Newly designed receivers still had to be submitted to the Post Office for testing and those approved were still given a G.P.O. registration number, but they were now merely given reception tests to see if they were capable of covering the Broadcast Band, now extended by the Sykes Committee to cover 300 to 500 metres on both a short (30 ft.) and a long (100 ft.) aerial.

Any model which had been approved before October 1st 1923 could now have its seal broken and its circuit modified without the manufacturer having to re-submit it to the Post Office for testing. He simply sent a brief description of the proposed changes (these almost invariably involved the use of variable reaction in the aerial circuit) and when approved, the same G.P.O. registration number was assigned to the modified model.

July 1st 1924

Royalties on BBC/PMG-stamped equipment were abolished together with the Post Office's testing and registration scheme. Under new regulations, receivers, and valve amplifiers used with the Broadcast Licence could now be bought from any British manufacturer and not solely from one that was a member of the B.B.C. - member firms, however, were still obliged to exhibit the BBC/PMG stamp on their wireless equipment, even though it was no longer submitted to, and had received no approval from, the Post Master General.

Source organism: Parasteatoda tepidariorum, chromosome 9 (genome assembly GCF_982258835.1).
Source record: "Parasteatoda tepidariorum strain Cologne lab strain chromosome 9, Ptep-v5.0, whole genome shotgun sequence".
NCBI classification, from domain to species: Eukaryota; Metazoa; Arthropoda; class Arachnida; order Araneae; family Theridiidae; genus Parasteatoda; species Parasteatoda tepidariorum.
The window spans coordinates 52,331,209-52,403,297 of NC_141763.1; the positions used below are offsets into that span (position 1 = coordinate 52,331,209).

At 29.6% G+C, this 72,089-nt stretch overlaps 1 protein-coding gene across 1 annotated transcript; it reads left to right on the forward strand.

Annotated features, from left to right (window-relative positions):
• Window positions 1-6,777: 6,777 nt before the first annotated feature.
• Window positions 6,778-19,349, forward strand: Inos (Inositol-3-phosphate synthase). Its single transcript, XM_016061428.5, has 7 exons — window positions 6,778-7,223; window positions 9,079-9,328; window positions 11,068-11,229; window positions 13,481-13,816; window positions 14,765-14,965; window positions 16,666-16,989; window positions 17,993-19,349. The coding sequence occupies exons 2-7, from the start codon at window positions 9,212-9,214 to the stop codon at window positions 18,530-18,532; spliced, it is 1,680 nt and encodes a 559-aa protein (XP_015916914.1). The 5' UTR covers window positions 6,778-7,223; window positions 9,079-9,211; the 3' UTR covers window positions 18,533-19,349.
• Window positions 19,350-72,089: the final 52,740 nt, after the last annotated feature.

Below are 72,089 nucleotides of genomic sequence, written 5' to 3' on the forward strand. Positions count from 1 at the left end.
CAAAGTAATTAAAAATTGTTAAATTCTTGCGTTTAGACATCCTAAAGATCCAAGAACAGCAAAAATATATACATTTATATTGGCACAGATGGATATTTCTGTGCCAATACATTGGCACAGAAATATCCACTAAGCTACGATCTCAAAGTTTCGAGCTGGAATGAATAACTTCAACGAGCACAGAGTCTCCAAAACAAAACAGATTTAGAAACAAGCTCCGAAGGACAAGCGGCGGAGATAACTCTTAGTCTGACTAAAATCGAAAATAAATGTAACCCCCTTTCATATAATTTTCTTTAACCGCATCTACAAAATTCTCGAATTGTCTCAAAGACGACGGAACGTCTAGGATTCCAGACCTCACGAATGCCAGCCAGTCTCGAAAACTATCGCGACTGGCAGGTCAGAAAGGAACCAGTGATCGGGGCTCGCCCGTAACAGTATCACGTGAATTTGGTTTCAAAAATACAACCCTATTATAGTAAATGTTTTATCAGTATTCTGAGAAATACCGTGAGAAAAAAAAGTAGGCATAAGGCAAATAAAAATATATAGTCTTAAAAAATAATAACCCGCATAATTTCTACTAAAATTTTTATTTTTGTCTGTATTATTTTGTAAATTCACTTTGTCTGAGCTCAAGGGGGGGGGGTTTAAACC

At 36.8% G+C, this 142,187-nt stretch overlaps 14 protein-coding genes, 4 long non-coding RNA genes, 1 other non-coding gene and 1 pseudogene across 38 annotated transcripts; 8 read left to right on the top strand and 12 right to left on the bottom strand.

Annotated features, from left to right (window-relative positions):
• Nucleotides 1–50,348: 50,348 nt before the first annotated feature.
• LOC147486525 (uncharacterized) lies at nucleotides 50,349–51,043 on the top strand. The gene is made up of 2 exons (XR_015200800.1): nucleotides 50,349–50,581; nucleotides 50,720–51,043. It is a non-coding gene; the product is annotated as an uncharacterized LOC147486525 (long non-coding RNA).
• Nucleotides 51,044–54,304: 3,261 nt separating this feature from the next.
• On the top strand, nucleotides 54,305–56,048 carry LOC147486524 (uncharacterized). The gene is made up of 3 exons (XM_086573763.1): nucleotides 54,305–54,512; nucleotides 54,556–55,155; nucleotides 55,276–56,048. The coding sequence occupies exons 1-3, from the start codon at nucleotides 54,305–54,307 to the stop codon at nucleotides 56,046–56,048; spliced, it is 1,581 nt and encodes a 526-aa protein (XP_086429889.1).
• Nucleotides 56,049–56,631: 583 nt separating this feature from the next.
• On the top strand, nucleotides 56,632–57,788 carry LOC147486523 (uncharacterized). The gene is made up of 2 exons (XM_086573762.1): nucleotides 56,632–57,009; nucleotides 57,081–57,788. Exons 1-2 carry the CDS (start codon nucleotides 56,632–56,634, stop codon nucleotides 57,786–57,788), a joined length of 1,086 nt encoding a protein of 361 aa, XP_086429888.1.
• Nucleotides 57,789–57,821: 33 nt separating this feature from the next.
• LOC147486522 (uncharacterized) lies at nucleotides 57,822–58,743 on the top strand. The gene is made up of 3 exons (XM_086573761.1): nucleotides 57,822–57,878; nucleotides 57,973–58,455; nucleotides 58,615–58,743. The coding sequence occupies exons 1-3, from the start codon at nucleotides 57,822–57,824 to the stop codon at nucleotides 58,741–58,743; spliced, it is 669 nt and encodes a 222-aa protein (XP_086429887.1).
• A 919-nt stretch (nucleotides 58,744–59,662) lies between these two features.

September 1924

For receivers manufactured by member firms of the B.B.C., a second type of B.B.C. stamp appeared, replacing the original BBC/PMG stamp. This new type )known as the 'BBC/EBM' stamp, fig.907b) had the letters 'BBC' encircled with the phrase 'ENTIRELY BRITISH MANUFACTURE' which replaced the redundant phrase 'TYPE APPROVED BY POST MASTER GENERAL'. It was soon joined by a third, but little-used type of stamp without any peripheral wording, which was simply the B.B.C. trademark (fig.907c).

January 1st 1925

The B.B.C. stamp regulations were abolished, and any member firms were no longer obliged to exhibit any kind of B.B.C. stamp on their equipment. However, for prestige purposes and perhaps to show the patriotism of manufacturers, many receivers continued to be produced bearing the BBC/EBM stamp, or, to a lesser extent, the third type of stamp, until as late as 1927.

B.B.C. Royalties

During the first two years of its existence, the British Broadcasting Company's revenue depended quite heavily upon royalties levied on receivers and accessories made by its member manufacturing companies. The royalty was first introduced on November 1st 1922 and was levied on the wholesale price of all BBC/PMG-stamped wireless apparatus until its abolition on July 1st 1924. (Note the reduction on royalty charges from October 1st 1923).

(1/11/22-30/9/23) (1/10/23-1/7/24)
Royalty Royalty
Crystal Set 7s.6d. 1s.0d.
Microphone Amplifier 7s.6d. 5s.0d.
1-Valve/Crystal Set 1.7s.6d. 11s.0d.
2-Valve/Crystal Set 2.2s.6d. 18s.6d.
1-Valve Set 1.0s.0d. 10s.0d.
2-Valve Set 1.15s.6d. 17s.6d.
Multi-Valve Set (extra per valve) 10s.0d. 5s.0d.
Valve Amplifier (per valve) 10s.0d. 5s.0d.
Valve Itself 3d. Charge Abolished
Headphones (per earpiece) 3d. Charge Abolished
Loud-Speaker 3s.0d. Charge Abolished

                                       Price figures in the central column are from The Wireless Trader, page 280, November 1923.

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Copyright 2001 - 2002 Lorne Clark